Shoplifter had 'Aladdin's cave' of goods

POLICE discovered an “Aladdin's cave” of stolen property when they searched the home of a woman arrested for shoplifting in Ipswich, a court has heard.

Jane Hunt

POLICE discovered an “Aladdin's cave” of stolen property when they searched the home of a woman arrested for shoplifting in Ipswich, a court has heard.

Clothing and bedding were among �3,000 worth of property stolen by 56-year-old Gin Slater and many of the items were still in their packaging and had shop labels attached, Ipswich Crown Court heard.

Most of the stolen property had been taken from Marks & Spencer and Debenhams stores, said Hugh Vass, prosecuting.

Slater, of Norwich Road, Ipswich admitted 10 offences of shoplifting and was ordered to do 200 hours community service.

Also before the court was her estranged husband Robert Slater, 69, of Church Road, Snape, who admitted two offences of shoplifting and one offence of handling stolen goods. He was given a conditional discharge for two years.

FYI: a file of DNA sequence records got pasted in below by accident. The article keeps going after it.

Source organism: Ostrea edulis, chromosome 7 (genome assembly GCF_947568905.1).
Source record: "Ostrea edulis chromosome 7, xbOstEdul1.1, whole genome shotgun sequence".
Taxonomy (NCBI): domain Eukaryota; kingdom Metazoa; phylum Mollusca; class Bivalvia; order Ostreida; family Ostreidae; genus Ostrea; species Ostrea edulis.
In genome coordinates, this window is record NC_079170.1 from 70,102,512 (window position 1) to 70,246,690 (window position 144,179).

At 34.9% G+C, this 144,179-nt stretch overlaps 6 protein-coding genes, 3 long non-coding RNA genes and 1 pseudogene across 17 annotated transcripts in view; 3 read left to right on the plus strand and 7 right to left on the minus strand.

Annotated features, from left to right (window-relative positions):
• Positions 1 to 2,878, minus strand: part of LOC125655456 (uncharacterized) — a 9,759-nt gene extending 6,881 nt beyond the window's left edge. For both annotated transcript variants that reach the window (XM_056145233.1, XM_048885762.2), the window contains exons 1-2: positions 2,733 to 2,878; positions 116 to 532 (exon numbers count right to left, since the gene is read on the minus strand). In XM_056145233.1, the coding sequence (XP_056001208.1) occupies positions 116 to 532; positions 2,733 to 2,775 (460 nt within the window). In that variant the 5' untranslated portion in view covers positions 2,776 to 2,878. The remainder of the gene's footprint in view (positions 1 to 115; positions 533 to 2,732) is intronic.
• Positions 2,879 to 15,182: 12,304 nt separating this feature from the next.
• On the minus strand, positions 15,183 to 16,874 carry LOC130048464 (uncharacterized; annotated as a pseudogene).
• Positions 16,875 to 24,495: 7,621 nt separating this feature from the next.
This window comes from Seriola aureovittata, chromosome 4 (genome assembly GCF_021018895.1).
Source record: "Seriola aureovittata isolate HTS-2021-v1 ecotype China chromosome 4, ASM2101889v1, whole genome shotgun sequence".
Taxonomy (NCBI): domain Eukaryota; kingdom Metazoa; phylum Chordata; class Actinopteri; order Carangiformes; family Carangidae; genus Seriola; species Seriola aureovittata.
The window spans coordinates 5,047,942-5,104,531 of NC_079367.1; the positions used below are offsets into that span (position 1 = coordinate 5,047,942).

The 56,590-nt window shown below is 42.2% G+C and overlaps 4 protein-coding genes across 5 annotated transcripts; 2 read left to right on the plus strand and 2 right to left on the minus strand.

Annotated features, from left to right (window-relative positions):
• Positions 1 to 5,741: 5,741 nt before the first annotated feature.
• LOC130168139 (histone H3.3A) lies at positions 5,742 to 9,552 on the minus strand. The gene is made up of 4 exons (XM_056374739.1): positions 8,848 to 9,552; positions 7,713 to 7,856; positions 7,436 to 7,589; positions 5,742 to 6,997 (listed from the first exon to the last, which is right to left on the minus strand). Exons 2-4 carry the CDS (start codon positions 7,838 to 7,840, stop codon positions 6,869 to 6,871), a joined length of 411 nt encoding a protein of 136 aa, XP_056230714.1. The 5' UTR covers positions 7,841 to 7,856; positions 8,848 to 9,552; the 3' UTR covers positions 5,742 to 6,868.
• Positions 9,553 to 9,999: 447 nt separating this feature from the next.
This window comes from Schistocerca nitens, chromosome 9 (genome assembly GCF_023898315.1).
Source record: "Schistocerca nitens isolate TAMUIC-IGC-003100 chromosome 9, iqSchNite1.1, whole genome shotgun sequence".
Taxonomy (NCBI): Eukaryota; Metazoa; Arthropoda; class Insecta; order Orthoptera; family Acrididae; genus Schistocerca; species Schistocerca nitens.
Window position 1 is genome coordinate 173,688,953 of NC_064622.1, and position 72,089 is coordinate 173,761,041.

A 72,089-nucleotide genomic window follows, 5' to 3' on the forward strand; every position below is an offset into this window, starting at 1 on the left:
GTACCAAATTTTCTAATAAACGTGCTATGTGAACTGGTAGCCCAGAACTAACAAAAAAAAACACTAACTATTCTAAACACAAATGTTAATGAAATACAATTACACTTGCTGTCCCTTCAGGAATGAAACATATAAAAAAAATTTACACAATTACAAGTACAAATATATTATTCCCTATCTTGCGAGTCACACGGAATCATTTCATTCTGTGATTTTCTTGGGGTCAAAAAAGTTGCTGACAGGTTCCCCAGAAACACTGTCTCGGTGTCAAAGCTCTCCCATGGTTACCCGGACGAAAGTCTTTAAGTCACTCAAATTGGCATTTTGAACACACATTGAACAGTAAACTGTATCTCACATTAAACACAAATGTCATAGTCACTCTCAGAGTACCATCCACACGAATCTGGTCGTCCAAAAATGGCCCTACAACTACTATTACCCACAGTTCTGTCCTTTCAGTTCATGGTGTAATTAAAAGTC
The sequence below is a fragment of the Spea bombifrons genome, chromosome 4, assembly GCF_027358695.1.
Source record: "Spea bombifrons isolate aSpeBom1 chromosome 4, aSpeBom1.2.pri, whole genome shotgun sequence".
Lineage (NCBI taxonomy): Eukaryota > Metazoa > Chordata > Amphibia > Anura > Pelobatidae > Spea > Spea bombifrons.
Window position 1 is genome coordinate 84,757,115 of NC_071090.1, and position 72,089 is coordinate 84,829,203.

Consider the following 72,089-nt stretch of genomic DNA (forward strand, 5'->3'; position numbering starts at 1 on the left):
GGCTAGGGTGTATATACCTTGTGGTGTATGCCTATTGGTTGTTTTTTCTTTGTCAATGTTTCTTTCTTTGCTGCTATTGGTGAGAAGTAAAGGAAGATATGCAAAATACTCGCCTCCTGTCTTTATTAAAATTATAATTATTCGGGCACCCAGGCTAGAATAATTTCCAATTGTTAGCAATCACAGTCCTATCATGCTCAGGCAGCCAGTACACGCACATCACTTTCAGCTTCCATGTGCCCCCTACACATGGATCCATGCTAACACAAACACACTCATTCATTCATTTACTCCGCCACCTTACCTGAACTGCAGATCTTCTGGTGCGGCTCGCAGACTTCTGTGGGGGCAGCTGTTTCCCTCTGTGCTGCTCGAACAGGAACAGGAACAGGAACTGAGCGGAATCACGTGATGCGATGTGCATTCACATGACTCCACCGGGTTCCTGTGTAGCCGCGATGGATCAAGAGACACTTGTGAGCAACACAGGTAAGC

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A Proceeds of Crime Act hearing will take place later this month.

The court heard that in February 2007 the defendants tried to leave the Marks & Spencer store in Ipswich without paying for clothing worth �292 and were arrested.

During a search of Gin Slater's home police discovered an “Aladdin's cave” of stolen property and further items worth a couple of hundred pounds, which had been stolen from a shop at Snape Maltings, were found at Robert Slater's home.

Several weeks after their arrest the couple were seen in Debenhams selecting items of clothing, worth �109, and putting them in a shopping bag, said Mr Vass.

On another occasion Gin Slater went to the Tesco store at Martlesham and although she paid for some items she had put in a trolley she failed to pay for further items worth �71 which she had put in a bag.

Lindsay Cox, for Gin Slater, said the value of property stolen by her was in the region of �3,000.

He said that at the time of the offences his client had been suffering from anxiety and depression. All the stolen property had been recovered and there had been no loss to the stores involved.

John Farmer, for Robert Slater, said his client lived off a pension and described his dishonesty as “low level”.